The criminal defense lawyer William Kunstler used to say, “This is New York and there’s no law against being annoying.”
On Tuesday, the state’s highest court appeared to agree, striking down a statute that made it a felony to communicate with someone “in a manner likely to cause annoyance or alarm.”
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The case involved Raphael Golb, a 54-year-old Greenwich Village resident who waged a yearslong campaign against the academic rivals of his father, Norman Golb, a Dead Sea Scrolls scholar. Using dozens of pseudonyms, the younger Mr. Golb accused the rivals of ignoring or plagiarizing his father’s work to further their own careers. For added effect, he opened email accounts in the names of some of his antagonists, and wrote messages appearing to confess to wronging Norman Golb.
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In striking down the statute on aggravated harassment dealing with speech that was merely annoying or alarming, the judges unanimously ruled that the law was unconstitutionally vague and overbroad. They cited another court’s ruling that “any proscription of pure speech must be sharply limited to words which, by their utterance alone, inflict injury or tend naturally to evoke immediate violence.” Mere annoying speech, the lingua franca of many New Yorkers, was not enough.The New York Court of Appeals took a similar approach to the Indiana Court of Appeals, which also took issue with the term "annoying." As I posted here, in February, the Indiana Court of Appeals struck down a law prohibiting people from harassing or annoying people while drunk in public.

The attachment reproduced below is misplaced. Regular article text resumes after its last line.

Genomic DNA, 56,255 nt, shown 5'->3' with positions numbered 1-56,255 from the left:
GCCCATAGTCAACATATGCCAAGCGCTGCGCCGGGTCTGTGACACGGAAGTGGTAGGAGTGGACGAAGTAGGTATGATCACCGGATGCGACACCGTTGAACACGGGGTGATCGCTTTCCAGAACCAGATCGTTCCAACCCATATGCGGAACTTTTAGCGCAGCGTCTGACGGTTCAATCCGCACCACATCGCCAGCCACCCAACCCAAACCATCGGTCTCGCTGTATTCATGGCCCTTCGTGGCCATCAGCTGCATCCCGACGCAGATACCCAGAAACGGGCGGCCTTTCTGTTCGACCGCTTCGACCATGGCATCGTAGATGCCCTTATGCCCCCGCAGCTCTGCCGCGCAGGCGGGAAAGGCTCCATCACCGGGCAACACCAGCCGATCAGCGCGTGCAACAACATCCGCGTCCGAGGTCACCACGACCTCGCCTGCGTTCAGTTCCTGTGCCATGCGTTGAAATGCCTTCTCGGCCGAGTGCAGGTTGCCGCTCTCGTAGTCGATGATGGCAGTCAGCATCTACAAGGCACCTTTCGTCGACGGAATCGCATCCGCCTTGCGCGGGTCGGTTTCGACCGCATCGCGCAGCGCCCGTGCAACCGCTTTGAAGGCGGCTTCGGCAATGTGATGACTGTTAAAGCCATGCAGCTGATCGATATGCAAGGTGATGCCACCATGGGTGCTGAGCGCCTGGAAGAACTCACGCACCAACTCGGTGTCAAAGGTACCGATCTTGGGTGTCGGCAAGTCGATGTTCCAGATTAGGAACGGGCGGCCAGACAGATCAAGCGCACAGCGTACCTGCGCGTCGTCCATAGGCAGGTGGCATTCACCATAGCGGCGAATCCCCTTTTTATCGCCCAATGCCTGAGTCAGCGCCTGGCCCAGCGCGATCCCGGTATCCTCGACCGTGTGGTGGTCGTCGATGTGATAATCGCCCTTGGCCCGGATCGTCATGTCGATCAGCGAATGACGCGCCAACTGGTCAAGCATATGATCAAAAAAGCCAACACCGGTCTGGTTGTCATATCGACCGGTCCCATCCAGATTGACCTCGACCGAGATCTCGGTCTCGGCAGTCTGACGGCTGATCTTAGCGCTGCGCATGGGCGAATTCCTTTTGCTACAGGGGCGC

The term "annoy" is a dangerous word to put in a statute, since it is likely to raise vagueness challenges. Whether something is "annoying" is a very subjective question, and this can give a dangerous amount of discretion to those charged with enforcing the law.
Cyrus Vance Jr., the Manhattan District Attorney, criticizes this opinion for striking down an important component of anti-harassment laws. While the impact may have a wide-reaching impact -- especially if statutes are drafted in a repetitive manner -- I think that the court's decision was correct, and that legislators should generally avoid vague terms like "annoying" when they are drafting harassment statutes.